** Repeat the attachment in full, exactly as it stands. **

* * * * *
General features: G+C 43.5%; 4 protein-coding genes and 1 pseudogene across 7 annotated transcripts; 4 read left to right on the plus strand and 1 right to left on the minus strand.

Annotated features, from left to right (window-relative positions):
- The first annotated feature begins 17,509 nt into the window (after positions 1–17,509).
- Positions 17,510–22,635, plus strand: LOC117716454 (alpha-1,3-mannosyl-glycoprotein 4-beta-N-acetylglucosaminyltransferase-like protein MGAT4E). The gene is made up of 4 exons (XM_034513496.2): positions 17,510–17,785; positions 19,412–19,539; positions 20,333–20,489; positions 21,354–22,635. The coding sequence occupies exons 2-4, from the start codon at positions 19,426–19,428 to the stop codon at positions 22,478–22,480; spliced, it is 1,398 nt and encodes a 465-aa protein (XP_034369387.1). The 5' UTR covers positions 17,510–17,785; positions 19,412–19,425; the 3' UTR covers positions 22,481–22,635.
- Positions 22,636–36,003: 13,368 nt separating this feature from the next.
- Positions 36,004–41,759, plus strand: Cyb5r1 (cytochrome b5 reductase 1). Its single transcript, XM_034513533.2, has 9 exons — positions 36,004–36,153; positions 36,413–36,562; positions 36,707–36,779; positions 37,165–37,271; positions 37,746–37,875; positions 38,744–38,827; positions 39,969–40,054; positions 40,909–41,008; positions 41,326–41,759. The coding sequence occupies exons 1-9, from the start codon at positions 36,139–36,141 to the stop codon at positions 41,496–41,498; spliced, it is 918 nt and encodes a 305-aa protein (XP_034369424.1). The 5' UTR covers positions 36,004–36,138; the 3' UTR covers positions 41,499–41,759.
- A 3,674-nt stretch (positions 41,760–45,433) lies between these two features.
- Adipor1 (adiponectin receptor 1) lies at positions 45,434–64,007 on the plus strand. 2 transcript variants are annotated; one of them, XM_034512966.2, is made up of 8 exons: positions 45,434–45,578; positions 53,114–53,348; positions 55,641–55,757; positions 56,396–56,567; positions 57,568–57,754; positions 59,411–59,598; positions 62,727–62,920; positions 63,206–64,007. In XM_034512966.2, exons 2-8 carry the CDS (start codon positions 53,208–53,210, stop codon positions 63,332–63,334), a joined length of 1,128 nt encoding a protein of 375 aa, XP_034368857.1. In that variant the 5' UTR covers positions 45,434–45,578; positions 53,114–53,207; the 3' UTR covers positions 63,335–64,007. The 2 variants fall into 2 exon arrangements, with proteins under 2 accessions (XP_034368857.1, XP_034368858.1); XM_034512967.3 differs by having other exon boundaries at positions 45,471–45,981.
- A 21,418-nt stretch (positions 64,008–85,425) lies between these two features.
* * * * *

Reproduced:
General features: G+C 43.5%; 4 protein-coding genes and 1 pseudogene across 7 annotated transcripts; 4 read left to right on the plus strand and 1 right to left on the minus strand.

Annotated features, from left to right (window-relative positions):
- The first annotated feature begins 17,509 nt into the window (after positions 1–17,509).
- Positions 17,510–22,635, plus strand: LOC117716454 (alpha-1,3-mannosyl-glycoprotein 4-beta-N-acetylglucosaminyltransferase-like protein MGAT4E). The gene is made up of 4 exons (XM_034513496.2): positions 17,510–17,785; positions 19,412–19,539; positions 20,333–20,489; positions 21,354–22,635. The coding sequence occupies exons 2-4, from the start codon at positions 19,426–19,428 to the stop codon at positions 22,478–22,480; spliced, it is 1,398 nt and encodes a 465-aa protein (XP_034369387.1). The 5' UTR covers positions 17,510–17,785; positions 19,412–19,425; the 3' UTR covers positions 22,481–22,635.
- Positions 22,636–36,003: 13,368 nt separating this feature from the next.
- Positions 36,004–41,759, plus strand: Cyb5r1 (cytochrome b5 reductase 1). Its single transcript, XM_034513533.2, has 9 exons — positions 36,004–36,153; positions 36,413–36,562; positions 36,707–36,779; positions 37,165–37,271; positions 37,746–37,875; positions 38,744–38,827; positions 39,969–40,054; positions 40,909–41,008; positions 41,326–41,759. The coding sequence occupies exons 1-9, from the start codon at positions 36,139–36,141 to the stop codon at positions 41,496–41,498; spliced, it is 918 nt and encodes a 305-aa protein (XP_034369424.1). The 5' UTR covers positions 36,004–36,138; the 3' UTR covers positions 41,499–41,759.
- A 3,674-nt stretch (positions 41,760–45,433) lies between these two features.
- Adipor1 (adiponectin receptor 1) lies at positions 45,434–64,007 on the plus strand. 2 transcript variants are annotated; one of them, XM_034512966.2, is made up of 8 exons: positions 45,434–45,578; positions 53,114–53,348; positions 55,641–55,757; positions 56,396–56,567; positions 57,568–57,754; positions 59,411–59,598; positions 62,727–62,920; positions 63,206–64,007. In XM_034512966.2, exons 2-8 carry the CDS (start codon positions 53,208–53,210, stop codon positions 63,332–63,334), a joined length of 1,128 nt encoding a protein of 375 aa, XP_034368857.1. In that variant the 5' UTR covers positions 45,434–45,578; positions 53,114–53,207; the 3' UTR covers positions 63,335–64,007. The 2 variants fall into 2 exon arrangements, with proteins under 2 accessions (XP_034368857.1, XP_034368858.1); XM_034512967.3 differs by having other exon boundaries at positions 45,471–45,981.
- A 21,418-nt stretch (positions 64,008–85,425) lies between these two features.